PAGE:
In certain embodiments, the processor 302 may include any suitable number of logic modules executable by a memory controller 319. In some examples, the memory controller 319 (or Memory Management Unit) is logic on the processor 302 that interacts with the external system memory device 304. The memory controller 319 may interact with the external memory 304 for read/write operations, to transmit or receive data, to generate/manage the MACs, error correction codes, encryption/decryption, and the like. In certain embodiments and scenarios, a MAC manager 320 may be to store a first MAC based on data stored in system memory in response to a write operation to the system memory, and may further be to detect a read operation corresponding to the data stored in the system memory and generate a second MAC based on the data stored in the system memory. The MAC manager 320 may also determine that the second MAC does not match the first MAC and recalculate the second MAC. Furthermore, a decryption manager 322 may decrypt the data stored in the system memory in response to detecting that the recalculated second MAC matches the first MAC. In some embodiments, a data transmitter 324 may transmit the decrypted data to cache 326 residing on a processor 302, or any other suitable cache or memory device. In some examples, the cache 326 (or cache hierarchy) may be interposed or otherwise located between the processor 302 and memory controller 319. In some embodiments, the processor 302, cache 326, and memory controller 319 may be incorporated within a single SOC (system on chip), or otherwise located on the same physical chip/die or package.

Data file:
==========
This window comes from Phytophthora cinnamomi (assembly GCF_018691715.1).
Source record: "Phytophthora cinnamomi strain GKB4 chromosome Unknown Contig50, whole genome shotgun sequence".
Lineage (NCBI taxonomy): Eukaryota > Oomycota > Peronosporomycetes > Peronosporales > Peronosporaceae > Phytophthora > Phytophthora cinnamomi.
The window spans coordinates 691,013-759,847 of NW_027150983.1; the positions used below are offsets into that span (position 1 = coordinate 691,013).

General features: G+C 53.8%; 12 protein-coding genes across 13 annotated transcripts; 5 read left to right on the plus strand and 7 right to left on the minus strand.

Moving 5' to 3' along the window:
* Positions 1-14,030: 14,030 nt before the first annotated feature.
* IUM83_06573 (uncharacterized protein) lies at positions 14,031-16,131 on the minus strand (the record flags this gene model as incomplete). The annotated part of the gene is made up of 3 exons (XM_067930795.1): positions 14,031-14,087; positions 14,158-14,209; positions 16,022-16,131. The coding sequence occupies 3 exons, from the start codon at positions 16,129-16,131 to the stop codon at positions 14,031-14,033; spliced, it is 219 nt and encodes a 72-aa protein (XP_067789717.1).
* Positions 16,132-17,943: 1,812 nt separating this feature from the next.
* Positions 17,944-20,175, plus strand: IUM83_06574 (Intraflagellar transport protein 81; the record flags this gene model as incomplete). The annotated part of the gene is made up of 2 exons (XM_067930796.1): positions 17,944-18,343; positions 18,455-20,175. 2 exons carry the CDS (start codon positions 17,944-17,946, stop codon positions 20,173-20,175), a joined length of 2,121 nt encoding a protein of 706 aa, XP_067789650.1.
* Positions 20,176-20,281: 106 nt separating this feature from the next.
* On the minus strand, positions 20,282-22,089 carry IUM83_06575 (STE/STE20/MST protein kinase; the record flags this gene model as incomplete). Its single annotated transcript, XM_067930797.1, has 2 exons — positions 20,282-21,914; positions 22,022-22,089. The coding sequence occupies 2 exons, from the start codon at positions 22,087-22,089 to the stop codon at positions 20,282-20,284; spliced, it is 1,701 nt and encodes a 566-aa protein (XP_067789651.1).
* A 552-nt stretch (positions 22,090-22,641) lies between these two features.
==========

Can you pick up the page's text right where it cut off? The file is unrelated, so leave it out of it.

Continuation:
Consistent with the present disclosure, the host computing device 300 may comprise additional hardware configured to transport and process data, including but not limited to memory map data, configuration register data, and other data. Non-exclusive examples of such hardware may include discrete analog and/or digital components (e.g., arranged on a printed circuit board (PCB) to form circuitry), at least one integrated circuit (IC), at least one group or set of ICs that may be configured to operate cooperatively (e.g., chipset), a group of IC functionality fabricated on one substrate (SoC), or combinations thereof. In at least one exemplary embodiment, portions of host computing device 300 may be composed of software (e.g., instructions, data, etc.) that, when loaded into the memory device 304, may cause the processor 302 to transform from general purpose processing circuitry into specialized circuitry configured to perform certain functions based on such software.